“Five years later, it seems like the real question is, What has Twitter made of itself?”
Twitter may have problems, but Josh Topolsky’s arguments in “The End of Twitter” miss an important point: What Twitter has already accomplished with social connections — matching relative strangers with similar interests — is vastly different, and arguably more difficult, than what Facebook has done, which is connect you with people you already know.
Twitter does one thing well, and it’s more valuable and harder to replicate than he gives credit.
I like Facebook for what it offers. It’s a connection to family, friends and acquaintances who I’ve known throughout my life. A Twitter connection occasionally evolves into a Facebook friend. And because of this, I’ve seen more newsy, Twitter-like posts in my timeline. All of it is easier to follow than what’s happening on Twitter.
But Facebook hasn’t successfully replaced what Twitter offers, which is the spark of a connection with people you don’t know yet — and it has failed many times to bridge this gap. One example: Facebook has tried to replicate Twitter’s value for journalists and authors by letting people create “public pages” for themselves, but it’s an awkward experience for everyone involved. I’ve seen many status updates where a professional journalist friend invites me to “like” their public page, so I can follow their professional updates. Is this because they’re too embarrassed to post self-promotional content in their normal timeline? (Flaw #1) And now being asked to follow two versions of the same person? (Flaw #2) Topolsky suggests that Facebook could easily replicate Twitter, but none of their attempts thus far suggest they’re able to create an entirely different social network on top of the one they’ve already built — one that’s based on intimate connections in a semi-private space. The same goes for Snapchat, Instagram, WhatsApp and (yeah) Peach — none of them make strangers as directly accessible as Twitter has. And while these other social apps have grown tremendously, none of them expose us to the worlds outside our existing friend networks so successfully.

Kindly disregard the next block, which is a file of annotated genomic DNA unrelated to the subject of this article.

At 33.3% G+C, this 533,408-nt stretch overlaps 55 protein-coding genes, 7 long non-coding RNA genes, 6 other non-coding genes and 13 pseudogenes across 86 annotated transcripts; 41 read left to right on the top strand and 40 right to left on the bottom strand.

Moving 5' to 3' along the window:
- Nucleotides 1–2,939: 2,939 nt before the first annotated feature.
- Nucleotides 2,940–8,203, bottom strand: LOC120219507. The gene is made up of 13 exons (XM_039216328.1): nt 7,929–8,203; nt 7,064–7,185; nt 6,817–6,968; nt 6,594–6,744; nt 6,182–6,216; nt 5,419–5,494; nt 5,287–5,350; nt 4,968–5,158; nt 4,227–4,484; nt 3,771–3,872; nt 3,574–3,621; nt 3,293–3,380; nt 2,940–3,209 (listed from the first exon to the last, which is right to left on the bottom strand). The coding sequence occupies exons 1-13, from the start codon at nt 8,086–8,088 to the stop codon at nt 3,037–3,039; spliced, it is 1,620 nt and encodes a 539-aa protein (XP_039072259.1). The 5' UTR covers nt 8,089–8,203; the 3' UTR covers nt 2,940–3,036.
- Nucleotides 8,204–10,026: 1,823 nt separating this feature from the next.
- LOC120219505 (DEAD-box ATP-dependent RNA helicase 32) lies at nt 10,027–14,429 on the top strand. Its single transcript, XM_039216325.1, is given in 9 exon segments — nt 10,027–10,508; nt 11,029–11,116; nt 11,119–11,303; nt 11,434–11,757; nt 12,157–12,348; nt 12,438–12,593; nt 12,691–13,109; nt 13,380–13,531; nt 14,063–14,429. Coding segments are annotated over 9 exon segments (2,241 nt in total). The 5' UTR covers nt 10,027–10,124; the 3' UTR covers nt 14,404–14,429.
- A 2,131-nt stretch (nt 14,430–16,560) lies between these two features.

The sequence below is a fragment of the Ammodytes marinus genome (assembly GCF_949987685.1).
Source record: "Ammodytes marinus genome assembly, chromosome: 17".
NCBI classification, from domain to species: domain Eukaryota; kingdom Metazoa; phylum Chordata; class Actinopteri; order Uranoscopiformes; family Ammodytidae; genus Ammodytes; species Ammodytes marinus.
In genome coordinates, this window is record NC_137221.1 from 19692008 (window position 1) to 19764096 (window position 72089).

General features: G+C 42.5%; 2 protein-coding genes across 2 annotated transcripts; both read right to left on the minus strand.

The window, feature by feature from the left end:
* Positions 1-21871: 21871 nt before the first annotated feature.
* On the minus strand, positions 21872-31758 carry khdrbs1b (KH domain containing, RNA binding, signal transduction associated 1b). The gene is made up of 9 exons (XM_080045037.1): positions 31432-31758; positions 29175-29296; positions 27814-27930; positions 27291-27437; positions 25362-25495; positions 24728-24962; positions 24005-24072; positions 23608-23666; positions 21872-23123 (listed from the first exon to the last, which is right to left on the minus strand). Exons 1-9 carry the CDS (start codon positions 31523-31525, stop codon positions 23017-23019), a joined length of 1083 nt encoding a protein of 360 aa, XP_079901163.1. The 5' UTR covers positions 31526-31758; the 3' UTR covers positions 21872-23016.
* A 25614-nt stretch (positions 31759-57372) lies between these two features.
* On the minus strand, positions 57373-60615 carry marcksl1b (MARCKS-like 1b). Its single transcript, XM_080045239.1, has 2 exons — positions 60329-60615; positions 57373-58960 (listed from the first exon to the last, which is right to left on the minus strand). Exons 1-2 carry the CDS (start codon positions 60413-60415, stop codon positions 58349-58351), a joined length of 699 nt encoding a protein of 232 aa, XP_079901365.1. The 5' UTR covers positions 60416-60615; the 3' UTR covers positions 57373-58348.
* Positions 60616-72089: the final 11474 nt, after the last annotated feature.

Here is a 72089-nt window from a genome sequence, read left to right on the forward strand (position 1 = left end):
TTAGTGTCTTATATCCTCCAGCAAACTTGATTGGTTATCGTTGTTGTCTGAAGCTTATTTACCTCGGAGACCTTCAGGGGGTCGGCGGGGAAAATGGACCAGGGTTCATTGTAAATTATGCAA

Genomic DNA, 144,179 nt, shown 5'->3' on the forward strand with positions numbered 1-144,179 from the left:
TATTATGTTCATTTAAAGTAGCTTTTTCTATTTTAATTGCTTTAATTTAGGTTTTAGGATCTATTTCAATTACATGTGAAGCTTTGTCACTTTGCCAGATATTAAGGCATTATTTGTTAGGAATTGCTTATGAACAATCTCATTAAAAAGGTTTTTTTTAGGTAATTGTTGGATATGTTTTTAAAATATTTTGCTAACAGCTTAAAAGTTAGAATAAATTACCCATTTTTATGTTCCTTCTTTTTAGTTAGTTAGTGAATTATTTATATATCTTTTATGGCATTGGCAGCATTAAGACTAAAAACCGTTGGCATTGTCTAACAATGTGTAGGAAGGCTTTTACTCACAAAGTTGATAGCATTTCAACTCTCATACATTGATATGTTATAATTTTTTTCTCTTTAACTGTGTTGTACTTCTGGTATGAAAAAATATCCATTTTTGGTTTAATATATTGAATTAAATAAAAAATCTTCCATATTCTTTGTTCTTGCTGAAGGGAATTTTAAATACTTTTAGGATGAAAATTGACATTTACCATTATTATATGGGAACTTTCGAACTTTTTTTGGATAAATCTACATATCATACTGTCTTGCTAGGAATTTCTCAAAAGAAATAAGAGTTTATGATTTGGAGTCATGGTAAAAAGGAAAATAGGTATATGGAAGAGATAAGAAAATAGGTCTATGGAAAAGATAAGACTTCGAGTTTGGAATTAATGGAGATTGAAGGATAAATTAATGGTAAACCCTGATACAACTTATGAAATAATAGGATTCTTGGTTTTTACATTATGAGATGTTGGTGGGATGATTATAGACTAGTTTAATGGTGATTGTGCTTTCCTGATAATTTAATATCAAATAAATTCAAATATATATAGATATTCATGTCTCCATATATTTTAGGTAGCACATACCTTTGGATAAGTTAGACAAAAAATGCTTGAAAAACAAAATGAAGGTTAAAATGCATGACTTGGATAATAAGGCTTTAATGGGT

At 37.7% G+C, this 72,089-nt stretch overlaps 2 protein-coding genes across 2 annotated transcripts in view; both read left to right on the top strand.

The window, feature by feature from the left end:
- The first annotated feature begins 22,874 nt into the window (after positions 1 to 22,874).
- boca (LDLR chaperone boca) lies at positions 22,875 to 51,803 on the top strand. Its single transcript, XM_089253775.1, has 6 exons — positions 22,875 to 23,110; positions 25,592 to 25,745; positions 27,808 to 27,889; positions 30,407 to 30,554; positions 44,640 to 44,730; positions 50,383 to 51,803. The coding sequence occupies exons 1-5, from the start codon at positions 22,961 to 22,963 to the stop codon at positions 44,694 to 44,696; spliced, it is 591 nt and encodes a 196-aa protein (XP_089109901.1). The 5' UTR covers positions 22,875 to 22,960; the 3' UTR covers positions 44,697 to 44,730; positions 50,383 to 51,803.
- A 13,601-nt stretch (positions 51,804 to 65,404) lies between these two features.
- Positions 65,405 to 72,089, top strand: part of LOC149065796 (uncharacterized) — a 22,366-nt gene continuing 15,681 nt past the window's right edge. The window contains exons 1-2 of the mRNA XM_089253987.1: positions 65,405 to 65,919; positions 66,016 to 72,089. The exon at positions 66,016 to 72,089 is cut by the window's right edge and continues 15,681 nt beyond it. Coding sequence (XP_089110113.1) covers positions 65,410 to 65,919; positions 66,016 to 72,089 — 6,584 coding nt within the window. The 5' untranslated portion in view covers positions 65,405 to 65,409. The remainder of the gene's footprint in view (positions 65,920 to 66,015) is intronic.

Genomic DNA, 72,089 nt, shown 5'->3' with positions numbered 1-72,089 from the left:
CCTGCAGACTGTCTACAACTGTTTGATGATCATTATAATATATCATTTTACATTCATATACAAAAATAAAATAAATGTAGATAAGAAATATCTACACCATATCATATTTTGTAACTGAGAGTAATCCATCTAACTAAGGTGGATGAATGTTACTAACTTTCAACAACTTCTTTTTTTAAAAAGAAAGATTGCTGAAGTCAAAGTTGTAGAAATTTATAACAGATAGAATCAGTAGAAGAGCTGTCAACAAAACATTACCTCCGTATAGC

Topolsky is right that Twitter needs to make some serious changes if it wants to take better advantage of the network it created. Simplifying the user experience is one way to do that, and a huge part of that user experience is figuring out how to filter out the spam, hate, and vitriol that has caused so many people to leave Twitter entirely. If Twitter is a matchmaker for strangers with mutual interests, then it has to become a more aggressive host and take a stand against (or at least burying) bullying and harassment.
And if Twitter wants to get the most value out of the interest graph it still controls, it needs to make the environment welcoming for people who want to post about their interests, whenever they are moved to do so. Currently on Twitter, if feels like we have to adjust our conversations to fit whatever the day’s big news event might be. And if that’s the case, connecting with people who share my interests is worthless, because we all have to talk about Kanye West right now anyway.
These are big asks for Twitter, because I don’t know of any other interest-based social network that has 100% solved these problems. But what Twitter has already accomplished is significant, and I see no viable alternative that poses a threat.
Photo by laughingsquid